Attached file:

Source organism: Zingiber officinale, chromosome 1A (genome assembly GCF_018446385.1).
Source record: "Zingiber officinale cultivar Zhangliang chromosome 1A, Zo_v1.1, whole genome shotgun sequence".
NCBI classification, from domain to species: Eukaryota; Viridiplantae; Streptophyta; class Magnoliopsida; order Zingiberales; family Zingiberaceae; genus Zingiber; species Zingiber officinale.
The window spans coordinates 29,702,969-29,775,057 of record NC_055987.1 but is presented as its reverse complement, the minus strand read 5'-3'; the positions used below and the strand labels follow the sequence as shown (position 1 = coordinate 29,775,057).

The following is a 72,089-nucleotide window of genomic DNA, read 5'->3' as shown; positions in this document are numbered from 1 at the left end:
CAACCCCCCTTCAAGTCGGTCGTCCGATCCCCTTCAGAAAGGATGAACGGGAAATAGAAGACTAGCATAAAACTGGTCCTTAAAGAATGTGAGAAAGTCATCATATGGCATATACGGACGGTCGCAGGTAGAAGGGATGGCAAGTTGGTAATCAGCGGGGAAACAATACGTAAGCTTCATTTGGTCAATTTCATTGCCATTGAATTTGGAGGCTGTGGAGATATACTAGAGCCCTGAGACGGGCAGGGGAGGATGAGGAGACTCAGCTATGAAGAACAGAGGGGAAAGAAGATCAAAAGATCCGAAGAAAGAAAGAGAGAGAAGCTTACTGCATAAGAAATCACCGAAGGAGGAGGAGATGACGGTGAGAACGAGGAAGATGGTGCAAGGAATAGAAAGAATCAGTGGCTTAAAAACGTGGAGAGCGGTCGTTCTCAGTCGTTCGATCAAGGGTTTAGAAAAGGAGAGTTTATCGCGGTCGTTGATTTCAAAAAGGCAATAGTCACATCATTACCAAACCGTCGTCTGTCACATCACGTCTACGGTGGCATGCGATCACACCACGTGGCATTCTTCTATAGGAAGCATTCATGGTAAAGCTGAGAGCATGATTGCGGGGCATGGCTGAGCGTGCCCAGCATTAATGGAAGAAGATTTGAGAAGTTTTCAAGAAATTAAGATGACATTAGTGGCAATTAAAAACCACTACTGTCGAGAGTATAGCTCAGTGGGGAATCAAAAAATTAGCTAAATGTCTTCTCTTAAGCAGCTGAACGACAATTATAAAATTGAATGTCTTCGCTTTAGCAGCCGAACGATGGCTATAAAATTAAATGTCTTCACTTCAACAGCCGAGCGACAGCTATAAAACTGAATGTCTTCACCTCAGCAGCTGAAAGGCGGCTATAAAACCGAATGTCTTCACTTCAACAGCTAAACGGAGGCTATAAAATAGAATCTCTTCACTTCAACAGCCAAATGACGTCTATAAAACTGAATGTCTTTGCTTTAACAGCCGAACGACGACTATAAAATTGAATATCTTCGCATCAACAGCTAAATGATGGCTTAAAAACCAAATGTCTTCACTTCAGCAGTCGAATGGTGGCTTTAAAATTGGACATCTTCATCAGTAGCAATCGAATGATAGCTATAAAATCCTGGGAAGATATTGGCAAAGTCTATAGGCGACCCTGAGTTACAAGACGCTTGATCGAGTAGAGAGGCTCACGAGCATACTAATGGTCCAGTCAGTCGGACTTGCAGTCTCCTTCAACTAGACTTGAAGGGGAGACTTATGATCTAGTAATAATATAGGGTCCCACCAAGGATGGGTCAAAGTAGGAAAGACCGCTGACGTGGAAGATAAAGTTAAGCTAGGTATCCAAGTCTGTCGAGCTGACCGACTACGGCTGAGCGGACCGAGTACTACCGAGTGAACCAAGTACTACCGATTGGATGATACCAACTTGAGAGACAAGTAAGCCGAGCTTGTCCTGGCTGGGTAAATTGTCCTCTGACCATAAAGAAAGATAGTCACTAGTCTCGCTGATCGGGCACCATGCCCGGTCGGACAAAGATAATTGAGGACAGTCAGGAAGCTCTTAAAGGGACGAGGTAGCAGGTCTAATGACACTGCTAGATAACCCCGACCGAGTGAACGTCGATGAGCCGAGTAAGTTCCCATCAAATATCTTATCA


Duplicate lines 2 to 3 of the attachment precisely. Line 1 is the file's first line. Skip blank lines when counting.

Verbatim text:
Source record: "Zingiber officinale cultivar Zhangliang chromosome 1A, Zo_v1.1, whole genome shotgun sequence".
NCBI classification, from domain to species: Eukaryota; Viridiplantae; Streptophyta; class Magnoliopsida; order Zingiberales; family Zingiberaceae; genus Zingiber; species Zingiber officinale.